Are bankrupts interested in disclaimed property? (Frosdick v Fox and another)

Are bankrupts interested in disclaimed property? (Frosdick v Fox and another)

Can a bankrupt give notice to their trustee in bankruptcy (trustee) under section 316 of the Insolvency Act 1986 (IA 1986) requiring the trustee to decide whether or not to disclaim property? We review the decision in Frosdick v Fox and another, in which the court had to consider this issue, among others, in connection with an application made by a bankrupt against his trustee.

Original news

Frosdick v Fox and another [2017] EWHC 1737 (Ch), [2017] All ER (D) 35 (Aug)

The Chancery Division struck out the claimant's claim, in which he challenged the first defendant trustee's disclaimer of rights of action against the claimant's former solicitors, following an application by the defendants. On the true construction of IA 1986, s 316, the action had no reasonable prospect of success, and the court would strike it out under CPR 3.4.

What are the practical implications of this case?

This case gives authority to the proposition that a bankrupt cannot give a notice under IA 1986, s 316 requiring a trustee to elect whether to disclaim or not in respect of any property which comprises the bankruptcy estate. That in itself does not appear to be a controversial conclusion, although it does raise a potential issue as to why a bankrupt cannot give a notice pursuant to IA 1986, s 316, but can (following previous authority) apply for a vesting order under IA 1986, s 320 in respect of property that has been disclaimed.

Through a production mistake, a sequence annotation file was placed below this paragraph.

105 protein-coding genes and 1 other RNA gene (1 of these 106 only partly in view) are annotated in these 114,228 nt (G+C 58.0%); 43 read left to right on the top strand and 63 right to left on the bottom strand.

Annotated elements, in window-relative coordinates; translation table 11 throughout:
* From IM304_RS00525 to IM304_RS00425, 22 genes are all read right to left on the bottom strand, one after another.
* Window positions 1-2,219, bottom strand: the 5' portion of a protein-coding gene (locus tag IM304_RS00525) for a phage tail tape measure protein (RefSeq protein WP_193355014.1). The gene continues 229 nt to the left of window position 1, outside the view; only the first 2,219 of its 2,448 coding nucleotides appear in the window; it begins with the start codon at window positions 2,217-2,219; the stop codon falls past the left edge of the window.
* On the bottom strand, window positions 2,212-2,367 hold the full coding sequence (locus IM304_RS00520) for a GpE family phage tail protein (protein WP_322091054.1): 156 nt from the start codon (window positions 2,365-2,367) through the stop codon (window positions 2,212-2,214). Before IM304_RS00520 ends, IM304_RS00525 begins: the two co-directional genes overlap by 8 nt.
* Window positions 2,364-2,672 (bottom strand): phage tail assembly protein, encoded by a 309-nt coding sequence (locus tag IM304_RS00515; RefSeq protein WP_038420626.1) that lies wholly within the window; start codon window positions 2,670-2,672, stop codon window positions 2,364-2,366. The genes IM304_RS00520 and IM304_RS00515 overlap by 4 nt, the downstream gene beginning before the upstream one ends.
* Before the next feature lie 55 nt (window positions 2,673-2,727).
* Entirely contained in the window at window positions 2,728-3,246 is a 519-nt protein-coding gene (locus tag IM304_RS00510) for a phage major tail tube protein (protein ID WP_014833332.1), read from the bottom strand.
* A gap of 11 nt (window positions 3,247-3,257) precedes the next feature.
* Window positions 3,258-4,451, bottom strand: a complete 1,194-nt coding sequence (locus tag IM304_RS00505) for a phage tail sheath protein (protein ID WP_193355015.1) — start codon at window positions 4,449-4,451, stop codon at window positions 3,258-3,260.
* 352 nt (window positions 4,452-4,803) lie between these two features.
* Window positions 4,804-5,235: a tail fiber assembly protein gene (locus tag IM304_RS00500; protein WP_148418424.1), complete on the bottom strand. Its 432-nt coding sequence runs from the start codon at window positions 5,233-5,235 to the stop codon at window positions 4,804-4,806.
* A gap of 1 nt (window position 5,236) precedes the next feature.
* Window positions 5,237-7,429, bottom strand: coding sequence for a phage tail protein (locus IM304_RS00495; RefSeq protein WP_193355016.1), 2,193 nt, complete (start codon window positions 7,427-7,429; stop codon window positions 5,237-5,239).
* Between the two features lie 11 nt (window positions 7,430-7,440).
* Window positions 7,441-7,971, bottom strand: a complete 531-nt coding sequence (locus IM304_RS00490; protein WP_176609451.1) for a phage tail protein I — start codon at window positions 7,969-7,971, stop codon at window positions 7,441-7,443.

Accordingly, should a trustee receive any notice from the bankrupt purporting to require the trustee to make an election (whether or not IA 1986, s 316 is specifically mentioned), the trustee can disregard it, although they should probably explain to the bankrupt why their notice is inappropriate.

This case also restates previous authority that a cause of action can be onerous property for the purpose of disclaimer.

While it was not a point in issue in this case, where a trustee receives an offer or approach from the bankrupt

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About the author:

Stephen qualified as a solicitor in 2005 and joined the Restructuring and Insolvency team at Lexis®PSL in September 2014 from Shoosmiths LLP, where he was a senior associate in the restructuring and insolvency team.

Primarily focused on contentious and advisory corporate and personal insolvency work, Stephen’s experience includes acting for office-holders on a wide range of issues, including appointments, investigations and the recovery and realisation of assets (including antecedent transaction claims), and for creditors in respect of the impact on them of the insolvency of debtors and counterparties.